Global Nutrition students show importance of food sustainability and its effects on wildlife protection


Students at the Earth Day Presentation from Terri Provost’s Global Nutrition class at Utica University.

Breannan O'Hara, Contributing Writer

Biology professor Terri Provost and students from her Global Nutrition class hosted an Earth Day event on April 18 that raised awareness of the effect that food sustainability has on the environment. 

A large concern right now is the extinction of the white rhino since only two females are remaining, mainly due to habitat loss from agriculture.  

The northern white rhino is a relatively nonaggressive species, and they live in herds. This unique species can weigh over 1,000 pounds, being the second-largest land mammal. The last sighting of a wild northern white rhino was in 2006. With only two females left in this world, reproducing is not possible. 

“The land that white rhinos used was affected by agriculture which decreased the size of their habitat,” Provost said. 

Not only does agriculture cause habitat loss, but it increases methane production and decreases the amount of carbon dioxide absorbed into the ground, which can lead to climate change.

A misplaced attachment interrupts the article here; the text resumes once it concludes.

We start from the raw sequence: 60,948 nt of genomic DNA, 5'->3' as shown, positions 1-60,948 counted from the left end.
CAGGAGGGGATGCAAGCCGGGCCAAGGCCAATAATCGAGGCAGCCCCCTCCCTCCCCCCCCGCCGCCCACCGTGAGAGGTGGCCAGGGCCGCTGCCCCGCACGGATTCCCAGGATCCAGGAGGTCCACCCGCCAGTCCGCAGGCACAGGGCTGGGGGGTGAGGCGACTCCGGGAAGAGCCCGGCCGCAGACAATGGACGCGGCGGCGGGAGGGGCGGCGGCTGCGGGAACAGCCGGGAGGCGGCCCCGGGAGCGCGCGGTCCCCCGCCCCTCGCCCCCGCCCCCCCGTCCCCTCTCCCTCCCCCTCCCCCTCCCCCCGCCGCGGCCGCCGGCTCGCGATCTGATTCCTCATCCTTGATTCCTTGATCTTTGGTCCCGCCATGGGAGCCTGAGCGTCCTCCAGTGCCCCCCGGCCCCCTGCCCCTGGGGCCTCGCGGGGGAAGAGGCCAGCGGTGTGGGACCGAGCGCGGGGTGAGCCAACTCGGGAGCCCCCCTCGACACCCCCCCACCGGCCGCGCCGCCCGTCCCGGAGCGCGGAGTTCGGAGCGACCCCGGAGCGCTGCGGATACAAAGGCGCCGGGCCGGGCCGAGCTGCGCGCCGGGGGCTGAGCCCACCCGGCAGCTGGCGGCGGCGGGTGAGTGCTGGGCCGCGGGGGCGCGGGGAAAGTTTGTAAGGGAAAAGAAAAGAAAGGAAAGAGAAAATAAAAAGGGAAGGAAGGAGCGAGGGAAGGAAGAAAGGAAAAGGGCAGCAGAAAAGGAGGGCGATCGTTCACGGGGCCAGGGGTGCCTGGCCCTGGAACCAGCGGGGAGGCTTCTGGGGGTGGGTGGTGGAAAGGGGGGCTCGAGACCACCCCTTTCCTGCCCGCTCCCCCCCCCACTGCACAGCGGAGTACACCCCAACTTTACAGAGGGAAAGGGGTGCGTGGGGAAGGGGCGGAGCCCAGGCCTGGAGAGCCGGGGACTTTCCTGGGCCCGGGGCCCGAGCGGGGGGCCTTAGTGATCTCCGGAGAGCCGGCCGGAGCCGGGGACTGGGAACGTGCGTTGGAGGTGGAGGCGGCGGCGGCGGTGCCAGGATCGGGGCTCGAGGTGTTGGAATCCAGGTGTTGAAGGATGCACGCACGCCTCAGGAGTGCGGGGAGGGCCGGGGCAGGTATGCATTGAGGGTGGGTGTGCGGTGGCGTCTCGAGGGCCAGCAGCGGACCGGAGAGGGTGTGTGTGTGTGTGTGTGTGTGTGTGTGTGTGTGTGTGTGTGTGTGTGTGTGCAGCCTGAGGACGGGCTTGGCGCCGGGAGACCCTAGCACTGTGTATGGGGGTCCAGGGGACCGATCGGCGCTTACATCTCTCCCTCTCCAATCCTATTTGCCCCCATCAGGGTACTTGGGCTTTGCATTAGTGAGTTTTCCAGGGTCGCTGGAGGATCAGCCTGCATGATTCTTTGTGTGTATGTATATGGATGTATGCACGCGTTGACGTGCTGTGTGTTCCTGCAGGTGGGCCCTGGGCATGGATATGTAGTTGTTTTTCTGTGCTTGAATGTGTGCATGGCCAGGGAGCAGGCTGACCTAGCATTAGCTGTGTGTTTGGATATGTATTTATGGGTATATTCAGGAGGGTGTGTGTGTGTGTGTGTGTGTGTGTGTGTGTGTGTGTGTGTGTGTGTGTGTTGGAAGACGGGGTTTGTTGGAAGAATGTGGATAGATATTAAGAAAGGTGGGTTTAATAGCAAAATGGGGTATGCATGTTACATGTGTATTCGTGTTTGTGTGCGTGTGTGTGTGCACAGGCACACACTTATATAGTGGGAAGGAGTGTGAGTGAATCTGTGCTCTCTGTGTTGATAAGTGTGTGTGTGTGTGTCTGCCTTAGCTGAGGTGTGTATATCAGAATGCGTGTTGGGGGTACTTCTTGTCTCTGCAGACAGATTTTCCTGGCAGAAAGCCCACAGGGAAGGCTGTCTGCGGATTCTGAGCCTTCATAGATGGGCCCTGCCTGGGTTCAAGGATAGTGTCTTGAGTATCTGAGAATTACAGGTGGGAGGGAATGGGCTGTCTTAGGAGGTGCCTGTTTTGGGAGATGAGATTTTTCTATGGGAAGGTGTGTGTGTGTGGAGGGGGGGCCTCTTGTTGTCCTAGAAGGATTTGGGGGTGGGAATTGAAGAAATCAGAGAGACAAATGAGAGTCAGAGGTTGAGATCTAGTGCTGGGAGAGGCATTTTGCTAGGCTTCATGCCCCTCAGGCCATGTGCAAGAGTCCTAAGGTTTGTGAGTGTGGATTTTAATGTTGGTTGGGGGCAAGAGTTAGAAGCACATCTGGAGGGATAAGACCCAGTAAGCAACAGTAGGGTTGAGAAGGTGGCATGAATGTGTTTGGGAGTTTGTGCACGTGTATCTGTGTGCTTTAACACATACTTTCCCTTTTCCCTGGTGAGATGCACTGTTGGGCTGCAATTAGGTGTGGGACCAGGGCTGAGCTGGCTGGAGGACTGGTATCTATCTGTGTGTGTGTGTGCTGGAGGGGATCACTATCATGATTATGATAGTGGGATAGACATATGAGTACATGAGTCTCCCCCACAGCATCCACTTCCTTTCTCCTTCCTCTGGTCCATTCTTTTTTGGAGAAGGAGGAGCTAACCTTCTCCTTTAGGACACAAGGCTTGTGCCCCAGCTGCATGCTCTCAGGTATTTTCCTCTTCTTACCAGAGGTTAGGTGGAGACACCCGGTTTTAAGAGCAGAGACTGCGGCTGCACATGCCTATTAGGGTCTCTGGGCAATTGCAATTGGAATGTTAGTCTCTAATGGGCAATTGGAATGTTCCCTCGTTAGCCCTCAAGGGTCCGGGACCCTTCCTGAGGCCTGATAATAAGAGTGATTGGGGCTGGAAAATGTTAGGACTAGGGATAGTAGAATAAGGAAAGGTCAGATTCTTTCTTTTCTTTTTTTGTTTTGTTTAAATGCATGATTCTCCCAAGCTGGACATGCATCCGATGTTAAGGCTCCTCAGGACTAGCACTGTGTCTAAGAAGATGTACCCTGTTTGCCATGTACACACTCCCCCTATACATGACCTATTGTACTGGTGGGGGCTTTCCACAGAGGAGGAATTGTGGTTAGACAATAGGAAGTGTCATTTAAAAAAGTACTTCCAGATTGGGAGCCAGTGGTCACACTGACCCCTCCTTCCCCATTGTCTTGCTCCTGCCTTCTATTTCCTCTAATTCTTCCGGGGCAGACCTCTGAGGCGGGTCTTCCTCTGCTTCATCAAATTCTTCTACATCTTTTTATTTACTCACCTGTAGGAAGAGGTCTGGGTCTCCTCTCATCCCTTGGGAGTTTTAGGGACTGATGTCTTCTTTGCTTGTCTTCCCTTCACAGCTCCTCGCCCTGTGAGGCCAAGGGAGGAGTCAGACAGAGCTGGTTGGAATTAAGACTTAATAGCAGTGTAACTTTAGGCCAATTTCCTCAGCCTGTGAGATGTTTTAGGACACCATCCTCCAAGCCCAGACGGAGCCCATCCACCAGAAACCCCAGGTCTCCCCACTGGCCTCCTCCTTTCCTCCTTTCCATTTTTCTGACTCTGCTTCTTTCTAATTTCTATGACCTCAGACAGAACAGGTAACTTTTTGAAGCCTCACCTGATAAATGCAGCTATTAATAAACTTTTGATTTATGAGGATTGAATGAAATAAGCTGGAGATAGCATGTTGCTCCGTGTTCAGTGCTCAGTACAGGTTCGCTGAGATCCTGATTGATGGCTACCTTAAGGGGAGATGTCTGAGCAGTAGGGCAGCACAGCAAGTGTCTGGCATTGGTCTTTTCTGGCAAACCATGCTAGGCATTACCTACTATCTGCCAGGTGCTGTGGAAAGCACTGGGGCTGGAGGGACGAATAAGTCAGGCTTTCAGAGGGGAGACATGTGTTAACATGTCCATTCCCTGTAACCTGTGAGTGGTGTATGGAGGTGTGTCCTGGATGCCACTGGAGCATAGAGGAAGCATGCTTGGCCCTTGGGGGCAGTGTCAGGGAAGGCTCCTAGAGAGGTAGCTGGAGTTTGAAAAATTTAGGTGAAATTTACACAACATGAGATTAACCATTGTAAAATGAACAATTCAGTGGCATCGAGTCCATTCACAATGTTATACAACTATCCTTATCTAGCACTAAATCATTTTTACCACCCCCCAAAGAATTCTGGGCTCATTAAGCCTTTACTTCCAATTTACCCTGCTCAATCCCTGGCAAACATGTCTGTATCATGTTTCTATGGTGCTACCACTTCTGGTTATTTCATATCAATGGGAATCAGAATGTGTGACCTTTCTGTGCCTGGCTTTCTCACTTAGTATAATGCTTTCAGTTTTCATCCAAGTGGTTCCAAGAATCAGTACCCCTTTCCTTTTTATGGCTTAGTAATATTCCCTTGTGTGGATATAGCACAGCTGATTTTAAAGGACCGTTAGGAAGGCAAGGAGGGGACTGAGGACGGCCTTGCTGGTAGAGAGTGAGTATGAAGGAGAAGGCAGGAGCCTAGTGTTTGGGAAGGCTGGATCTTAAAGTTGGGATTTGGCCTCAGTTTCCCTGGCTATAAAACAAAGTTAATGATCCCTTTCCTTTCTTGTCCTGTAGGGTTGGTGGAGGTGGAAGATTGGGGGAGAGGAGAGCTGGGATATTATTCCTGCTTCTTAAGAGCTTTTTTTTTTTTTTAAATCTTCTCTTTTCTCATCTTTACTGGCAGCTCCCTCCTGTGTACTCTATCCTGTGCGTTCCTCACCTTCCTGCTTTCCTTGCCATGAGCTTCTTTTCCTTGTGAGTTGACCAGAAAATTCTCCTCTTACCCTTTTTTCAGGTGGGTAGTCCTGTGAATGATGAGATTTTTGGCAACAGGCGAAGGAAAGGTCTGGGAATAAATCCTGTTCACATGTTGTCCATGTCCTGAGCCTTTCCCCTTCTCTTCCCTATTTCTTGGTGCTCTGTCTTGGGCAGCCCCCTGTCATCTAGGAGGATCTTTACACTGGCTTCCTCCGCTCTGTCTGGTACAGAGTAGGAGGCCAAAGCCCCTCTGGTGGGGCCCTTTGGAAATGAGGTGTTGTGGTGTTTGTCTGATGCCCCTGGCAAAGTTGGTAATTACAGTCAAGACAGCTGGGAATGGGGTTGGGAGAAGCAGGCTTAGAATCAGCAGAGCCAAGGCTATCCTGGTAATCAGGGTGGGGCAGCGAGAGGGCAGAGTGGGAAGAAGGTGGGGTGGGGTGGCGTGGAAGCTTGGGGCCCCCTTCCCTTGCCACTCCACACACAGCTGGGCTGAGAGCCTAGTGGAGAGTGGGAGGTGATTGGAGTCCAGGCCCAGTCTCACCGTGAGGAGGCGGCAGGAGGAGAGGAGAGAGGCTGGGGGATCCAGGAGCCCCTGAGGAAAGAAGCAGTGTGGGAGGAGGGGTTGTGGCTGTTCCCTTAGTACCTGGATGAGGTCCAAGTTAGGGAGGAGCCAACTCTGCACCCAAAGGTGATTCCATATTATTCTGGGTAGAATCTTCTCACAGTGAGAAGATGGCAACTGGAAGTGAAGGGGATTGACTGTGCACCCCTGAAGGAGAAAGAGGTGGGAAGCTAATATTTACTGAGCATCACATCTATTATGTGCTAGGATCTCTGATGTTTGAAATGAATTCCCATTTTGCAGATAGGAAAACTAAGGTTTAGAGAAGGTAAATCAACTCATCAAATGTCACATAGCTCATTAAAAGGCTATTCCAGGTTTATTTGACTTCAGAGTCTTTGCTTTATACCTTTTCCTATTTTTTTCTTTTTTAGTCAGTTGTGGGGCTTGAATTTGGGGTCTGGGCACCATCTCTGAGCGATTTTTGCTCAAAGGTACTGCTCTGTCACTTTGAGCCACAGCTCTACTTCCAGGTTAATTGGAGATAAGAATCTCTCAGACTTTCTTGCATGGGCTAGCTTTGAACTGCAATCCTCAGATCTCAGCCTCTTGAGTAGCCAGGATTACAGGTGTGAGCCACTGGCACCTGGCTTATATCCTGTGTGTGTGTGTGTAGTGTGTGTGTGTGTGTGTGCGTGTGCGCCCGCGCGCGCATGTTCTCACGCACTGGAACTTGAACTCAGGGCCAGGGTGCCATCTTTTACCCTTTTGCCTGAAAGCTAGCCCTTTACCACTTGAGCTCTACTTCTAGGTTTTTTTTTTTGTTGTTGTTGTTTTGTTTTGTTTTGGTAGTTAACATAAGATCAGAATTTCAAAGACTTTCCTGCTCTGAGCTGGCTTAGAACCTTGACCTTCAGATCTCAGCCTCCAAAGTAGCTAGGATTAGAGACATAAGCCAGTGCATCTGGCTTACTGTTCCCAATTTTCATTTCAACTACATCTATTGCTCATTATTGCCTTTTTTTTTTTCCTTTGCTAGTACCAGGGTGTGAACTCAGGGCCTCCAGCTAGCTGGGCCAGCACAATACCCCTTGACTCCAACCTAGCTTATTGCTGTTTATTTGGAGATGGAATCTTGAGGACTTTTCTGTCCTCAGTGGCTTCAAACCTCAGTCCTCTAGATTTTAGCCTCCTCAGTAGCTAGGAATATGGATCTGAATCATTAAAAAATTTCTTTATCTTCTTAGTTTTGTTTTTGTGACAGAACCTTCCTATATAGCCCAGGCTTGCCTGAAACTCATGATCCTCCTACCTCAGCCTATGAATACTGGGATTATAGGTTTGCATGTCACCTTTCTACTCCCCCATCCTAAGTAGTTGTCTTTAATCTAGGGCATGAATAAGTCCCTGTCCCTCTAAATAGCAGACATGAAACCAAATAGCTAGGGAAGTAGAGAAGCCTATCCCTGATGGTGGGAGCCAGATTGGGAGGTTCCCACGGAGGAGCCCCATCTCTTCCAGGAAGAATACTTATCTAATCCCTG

Global Nutrition students provided a recent study that shows that one-horned rhinos are susceptible to climate change due to the increase of flooding. 

“We are raising awareness of the fact that white rhinos are extinct in the wild,” said Kaelyn McMullan, a junior who is in the Global Nutrition class. “Educating others on this issue can help the preservation of other rhino species as well as biodiversity.”

The advocacy for food sustainably promotes the protection of the Earth, which allows for people and species to flourish. Small steps that can be taken to contribute to food sustainability were presented at the event and include practicing a plant-based diet and reducing food waste. 

“Our main goal is to educate students on the importance of sustainability and food waste,” said senior Aleeyehyah Adnan, another student from the class. “We are providing students with ways to be more sustainable in everyday life that can create a positive impact on our environment.” 

Utica University’s on-campus food pantry, the Tangerine Grove, is a service that aids in food sustainability. The mission of this food pantry is to alleviate hunger in Utica. Through food donations, the program reduces hunger and food waste. The impact this program makes contributes to the larger cause of protecting the environment.

“The first step towards this cause is to know where your food comes from and to have a good relationship with food,” Provost said. 

For more information on rhino conservation visit Save the Rhino International | Rhino Conservation Charity